Clockwise, beginning with the car furthest to the right of all others, one at a time. What is so difficult about that? Apparently, roughly half of the drivers in San Diego (according to my informal, one-person survey) don't understand four-way-stop choreography. Maybe you can enlighten them.
-- LP, Hillcrest
Bzzzzzzzzzz! Awww, so sorry, LP. But we have a lovely parting gift and the full truth, if that's any consolation. And by the way, we do agree that the four-way stop is the instrument of the devil. Unfortunately Section 21800c of the state vehicle code assumes we arrive at these ugly vortexes just two cars at a time. Obviously no legislators have driven in Hillcrest lately. Anyway, here's all the state has to say about the situation. "When two vehicles enter an intersection from different highways at the same time and the intersection is controlled from all directions by stop signs, the driver of the vehicle on the left shall yield the right-of-way to the vehicle on his or her immediate right." (N.B.: This doesn't apply at T-intersections.) Operative words here, "at the same time." In fact, the vehicle that arrives first at the stop line should be granted the right of way by all other stoppers. After that the right-of-way goes counterclockwise around the intersection.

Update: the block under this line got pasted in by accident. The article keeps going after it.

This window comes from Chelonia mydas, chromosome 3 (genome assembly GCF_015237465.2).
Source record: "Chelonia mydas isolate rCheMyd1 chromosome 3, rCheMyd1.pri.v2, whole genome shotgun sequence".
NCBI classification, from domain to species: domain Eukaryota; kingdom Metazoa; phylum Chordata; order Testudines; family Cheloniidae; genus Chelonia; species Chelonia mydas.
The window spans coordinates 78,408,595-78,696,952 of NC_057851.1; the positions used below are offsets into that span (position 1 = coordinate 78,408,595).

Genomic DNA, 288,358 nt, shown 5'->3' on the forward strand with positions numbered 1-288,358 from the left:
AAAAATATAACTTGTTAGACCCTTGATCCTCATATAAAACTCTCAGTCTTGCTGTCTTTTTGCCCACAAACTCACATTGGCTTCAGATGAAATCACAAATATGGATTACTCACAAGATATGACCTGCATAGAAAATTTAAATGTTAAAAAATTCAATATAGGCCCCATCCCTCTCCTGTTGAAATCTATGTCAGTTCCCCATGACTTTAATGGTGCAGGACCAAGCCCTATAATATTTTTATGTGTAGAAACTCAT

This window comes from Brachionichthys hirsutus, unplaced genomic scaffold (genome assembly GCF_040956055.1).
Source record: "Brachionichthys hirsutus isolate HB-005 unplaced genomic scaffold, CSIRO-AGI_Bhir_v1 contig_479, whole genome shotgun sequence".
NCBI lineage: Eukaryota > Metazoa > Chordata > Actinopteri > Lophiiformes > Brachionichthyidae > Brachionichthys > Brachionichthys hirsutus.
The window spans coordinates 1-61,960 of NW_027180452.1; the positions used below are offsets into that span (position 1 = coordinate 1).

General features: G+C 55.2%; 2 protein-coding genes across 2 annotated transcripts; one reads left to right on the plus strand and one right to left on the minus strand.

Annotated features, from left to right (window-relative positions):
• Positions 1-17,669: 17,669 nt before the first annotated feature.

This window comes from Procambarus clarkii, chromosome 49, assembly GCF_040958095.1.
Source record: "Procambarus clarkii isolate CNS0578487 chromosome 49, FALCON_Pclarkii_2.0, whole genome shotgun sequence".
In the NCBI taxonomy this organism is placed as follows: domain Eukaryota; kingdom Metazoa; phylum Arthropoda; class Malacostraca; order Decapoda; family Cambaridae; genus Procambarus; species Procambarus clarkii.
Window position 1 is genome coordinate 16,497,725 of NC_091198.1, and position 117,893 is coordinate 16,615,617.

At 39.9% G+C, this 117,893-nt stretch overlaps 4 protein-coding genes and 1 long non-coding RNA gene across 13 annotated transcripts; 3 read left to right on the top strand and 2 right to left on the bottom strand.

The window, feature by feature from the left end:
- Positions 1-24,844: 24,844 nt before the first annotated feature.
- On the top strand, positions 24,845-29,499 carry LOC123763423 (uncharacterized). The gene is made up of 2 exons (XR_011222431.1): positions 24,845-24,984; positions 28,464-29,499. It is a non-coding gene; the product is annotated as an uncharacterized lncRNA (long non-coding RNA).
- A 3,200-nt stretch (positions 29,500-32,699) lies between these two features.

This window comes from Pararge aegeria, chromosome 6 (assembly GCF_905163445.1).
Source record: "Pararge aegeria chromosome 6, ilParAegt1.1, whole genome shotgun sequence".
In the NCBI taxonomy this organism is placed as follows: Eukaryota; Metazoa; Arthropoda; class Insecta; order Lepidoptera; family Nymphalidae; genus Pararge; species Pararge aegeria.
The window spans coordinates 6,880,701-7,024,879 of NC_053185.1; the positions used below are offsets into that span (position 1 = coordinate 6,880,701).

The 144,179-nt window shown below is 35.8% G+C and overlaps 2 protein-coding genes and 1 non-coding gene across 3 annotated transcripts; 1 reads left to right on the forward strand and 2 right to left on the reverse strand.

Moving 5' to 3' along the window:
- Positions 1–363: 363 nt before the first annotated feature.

Apparently this works in theory and in Sacramento. Realistically, there are enough holes in the law to garage a monster truck. First of all, the monster truck wouldn't bother to stop for the sign, no matter when he arrived at the intersection, throwing all rules out the window. And even if everyone agreed that all four cars arrived at their respective stop lines at exactly the same moment, legally that would mean each driver would yield to the driver on the right, round and round in endless circles. Until somebody caught in the traffic buildup behind them broke the stalemate in some rude and painful way.